Many browser extensions that organizations permit employees to use when working with software-as-a-service (SaaS) apps such as Google Workspace and Microsoft 365 have access to high levels of content and present risks such as data theft and compliance issues, a new study has found.
Researchers at Spin.AI recently conducted a risk assessment on some 300,000 browser extensions and third-party OAuth applications in use within enterprise environments. The focus was on Chromium-based browser extensions across multiple browsers such as Google’s Chrome and Microsoft’s Edge.
Most extensions — 53% — that Spin evaluated were productivity-related extensions. But the worst — from a security and privacy standpoint at least — were browser extensions in use within cloud software development environments: Spin assessed 56% of them as high-security risks.
“The main takeaway for organizations from this report is the significant cybersecurity risks associated with browser extensions,” says Davit Asatryan, one of the authors of a report, released this week. “These extensions, while offering various features to enhance user experience and productivity, can pose serious threats to data stored in browsers such as Chrome and Edge, or SaaS data stored in platforms like Google Workspace and Microsoft 365,” he says.
One example is a recent incident where a threat actor uploaded a browser extension that purported to be the legitimate ChatGPT browser add-on but was in reality a Trojan horse that hijacked Facebook accounts. Thousands of users installed the extension and promptly had their Facebook account credentials stolen. The compromised accounts included several thousand business accounts.
Google quickly removed the weaponized extension from its official Chrome Store. But that has not stopped others from freely uploading other ChatGPT extensions to the same store: Spin found more than 200 ChatGPT extensions on the Chrome webstore in August, compared with just 11 in May.
Spin’s analysis showed that organizations with over 2,000 employees have an average of 1,454 installed extensions. The most common among these were productivity-related extensions, tools that helped developers, and extensions that enabled better accessibility. More than one-third (35%) of these extensions presented a high risk, compared with 27% in organizations with fewer than 2,000 employees.
One startling takeaway from Spin’s report is the relatively high number of browser extensions — 42,938 — with anonymous authors that organizations appear to be freely using without considering any potential security pitfalls. The statistic is especially concerning given how easily anyone with malicious intent can publish an extension, says Asatryan. Making matters worse is the fact that in some cases, the browser extensions that organizations are using were sourced from outside of an official marketplace.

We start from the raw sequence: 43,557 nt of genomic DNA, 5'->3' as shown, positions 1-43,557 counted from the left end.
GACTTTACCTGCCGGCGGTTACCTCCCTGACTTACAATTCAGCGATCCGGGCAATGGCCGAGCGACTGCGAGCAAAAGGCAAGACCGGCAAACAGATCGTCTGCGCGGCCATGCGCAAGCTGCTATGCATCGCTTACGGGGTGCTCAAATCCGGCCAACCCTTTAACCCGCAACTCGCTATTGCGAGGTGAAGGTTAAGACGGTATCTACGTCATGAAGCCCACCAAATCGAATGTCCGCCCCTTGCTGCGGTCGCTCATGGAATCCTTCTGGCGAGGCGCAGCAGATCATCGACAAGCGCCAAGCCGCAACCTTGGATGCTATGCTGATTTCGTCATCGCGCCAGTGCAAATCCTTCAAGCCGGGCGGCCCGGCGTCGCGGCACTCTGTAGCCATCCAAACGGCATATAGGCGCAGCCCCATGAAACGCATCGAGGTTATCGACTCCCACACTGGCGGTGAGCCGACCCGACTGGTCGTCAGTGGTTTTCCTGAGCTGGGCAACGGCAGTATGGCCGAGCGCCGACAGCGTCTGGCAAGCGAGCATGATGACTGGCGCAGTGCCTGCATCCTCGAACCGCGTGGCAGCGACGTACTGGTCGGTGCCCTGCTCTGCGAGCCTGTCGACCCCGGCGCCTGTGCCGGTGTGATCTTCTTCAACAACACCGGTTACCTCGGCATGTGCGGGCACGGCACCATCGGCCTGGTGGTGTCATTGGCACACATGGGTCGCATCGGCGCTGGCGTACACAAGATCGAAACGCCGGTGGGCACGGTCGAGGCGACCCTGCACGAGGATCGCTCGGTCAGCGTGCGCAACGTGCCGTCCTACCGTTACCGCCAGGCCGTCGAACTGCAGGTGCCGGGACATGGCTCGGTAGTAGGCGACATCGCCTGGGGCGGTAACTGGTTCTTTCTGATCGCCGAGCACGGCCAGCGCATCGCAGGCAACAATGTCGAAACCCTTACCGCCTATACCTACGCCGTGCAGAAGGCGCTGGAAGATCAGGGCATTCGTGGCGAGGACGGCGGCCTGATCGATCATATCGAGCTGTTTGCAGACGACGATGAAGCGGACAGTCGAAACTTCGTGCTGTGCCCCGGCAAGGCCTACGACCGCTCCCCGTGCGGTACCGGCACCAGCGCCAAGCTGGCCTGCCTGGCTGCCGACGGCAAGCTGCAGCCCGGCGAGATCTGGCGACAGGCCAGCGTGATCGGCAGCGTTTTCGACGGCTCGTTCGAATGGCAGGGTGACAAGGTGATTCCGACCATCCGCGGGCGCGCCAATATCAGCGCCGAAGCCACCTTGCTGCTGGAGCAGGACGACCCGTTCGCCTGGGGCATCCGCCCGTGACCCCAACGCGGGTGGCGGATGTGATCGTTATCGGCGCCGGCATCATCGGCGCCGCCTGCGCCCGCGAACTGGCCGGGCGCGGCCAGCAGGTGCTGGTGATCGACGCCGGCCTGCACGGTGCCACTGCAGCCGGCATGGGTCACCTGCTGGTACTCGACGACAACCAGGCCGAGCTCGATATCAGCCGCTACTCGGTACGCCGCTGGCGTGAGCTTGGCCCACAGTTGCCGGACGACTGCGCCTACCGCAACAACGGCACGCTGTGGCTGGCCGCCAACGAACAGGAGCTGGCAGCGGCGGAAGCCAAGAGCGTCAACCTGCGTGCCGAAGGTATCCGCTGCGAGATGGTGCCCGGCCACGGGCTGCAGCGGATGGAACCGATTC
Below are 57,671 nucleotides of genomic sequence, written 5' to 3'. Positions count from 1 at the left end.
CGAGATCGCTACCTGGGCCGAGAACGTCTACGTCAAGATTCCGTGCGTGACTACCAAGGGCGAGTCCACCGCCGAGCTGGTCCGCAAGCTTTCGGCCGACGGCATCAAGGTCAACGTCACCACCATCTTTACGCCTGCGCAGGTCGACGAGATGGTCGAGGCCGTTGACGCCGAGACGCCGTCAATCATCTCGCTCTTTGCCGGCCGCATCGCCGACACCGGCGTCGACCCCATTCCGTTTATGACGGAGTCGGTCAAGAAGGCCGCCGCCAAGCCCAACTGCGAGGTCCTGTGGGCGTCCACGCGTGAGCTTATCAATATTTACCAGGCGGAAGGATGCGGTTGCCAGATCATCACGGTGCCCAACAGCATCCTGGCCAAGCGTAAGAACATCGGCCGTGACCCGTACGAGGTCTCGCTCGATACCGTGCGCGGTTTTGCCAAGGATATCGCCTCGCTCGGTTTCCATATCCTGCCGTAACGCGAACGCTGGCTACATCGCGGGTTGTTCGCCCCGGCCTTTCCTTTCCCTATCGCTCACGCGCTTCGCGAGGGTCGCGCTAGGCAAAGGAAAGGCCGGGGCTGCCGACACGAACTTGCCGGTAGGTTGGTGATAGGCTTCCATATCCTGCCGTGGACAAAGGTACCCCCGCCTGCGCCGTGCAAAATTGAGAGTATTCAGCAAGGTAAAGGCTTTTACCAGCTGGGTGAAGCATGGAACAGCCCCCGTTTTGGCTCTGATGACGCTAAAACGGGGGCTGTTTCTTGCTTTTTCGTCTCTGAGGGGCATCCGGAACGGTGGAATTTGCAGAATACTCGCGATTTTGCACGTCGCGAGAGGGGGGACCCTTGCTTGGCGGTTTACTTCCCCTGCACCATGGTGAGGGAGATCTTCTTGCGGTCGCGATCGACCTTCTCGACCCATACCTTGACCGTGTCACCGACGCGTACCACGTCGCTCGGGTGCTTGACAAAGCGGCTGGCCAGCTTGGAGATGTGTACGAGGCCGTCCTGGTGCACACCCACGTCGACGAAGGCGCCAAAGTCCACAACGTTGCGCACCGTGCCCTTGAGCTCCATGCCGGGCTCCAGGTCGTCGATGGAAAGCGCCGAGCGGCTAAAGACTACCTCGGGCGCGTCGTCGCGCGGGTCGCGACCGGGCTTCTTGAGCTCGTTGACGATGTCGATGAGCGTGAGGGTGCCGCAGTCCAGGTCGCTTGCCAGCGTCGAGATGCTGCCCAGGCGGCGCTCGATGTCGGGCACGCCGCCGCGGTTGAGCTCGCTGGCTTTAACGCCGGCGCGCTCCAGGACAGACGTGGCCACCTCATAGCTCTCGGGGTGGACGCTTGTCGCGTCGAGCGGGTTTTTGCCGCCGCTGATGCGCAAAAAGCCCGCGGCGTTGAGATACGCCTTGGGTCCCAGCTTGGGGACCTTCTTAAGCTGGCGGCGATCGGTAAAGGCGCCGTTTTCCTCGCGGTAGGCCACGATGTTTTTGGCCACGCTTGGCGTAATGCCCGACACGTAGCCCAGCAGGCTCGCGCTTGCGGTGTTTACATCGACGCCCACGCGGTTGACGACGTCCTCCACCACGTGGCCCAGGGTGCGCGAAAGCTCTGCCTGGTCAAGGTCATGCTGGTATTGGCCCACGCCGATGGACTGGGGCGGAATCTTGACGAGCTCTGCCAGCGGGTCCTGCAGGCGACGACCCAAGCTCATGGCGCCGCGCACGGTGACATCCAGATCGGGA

“Companies also sometimes build their own extensions for internal use and upload them,” Asatryan says. “However, this may introduce additional risk, as extensions from these sources might not go through the same level of scrutiny and security checks” as those available in official stores.
Spin found that browsers can be bad from inception or sometimes acquire malicious qualities via automatic updates. That can happen when an attacker infiltrates an organization’s supply chain and inserts malicious code into a legitimate update. Developers can also sell their extensions to other third parties that might then update it with malicious capabilities.
Another factor that organizations need to consider is how a browser extension might use its permissions to behave in unexpected ways. “For example, an extension could obtain ‘identity’ permission and then use the ‘webrequest’ permission to send this information to a third party,” Asatryan says.
It’s important for organizations to establish and enforce policies based on third-party risk management frameworks, he notes. They need to assess extensions and applications for operational, security, privacy, and compliance risks, and consider implementing automated controls that allow or block extensions based on organizational policies.
“We recommend that organizations evaluate browser extensions before installing them by considering factors such as the scope of permissions requested by the extension, the developer’s reputation, and disclosure of security or compliance audits,” Asatryan says. Regular updates and maintenance are important, as are user reviews and ratings as well as any history of data breaches or security incidents.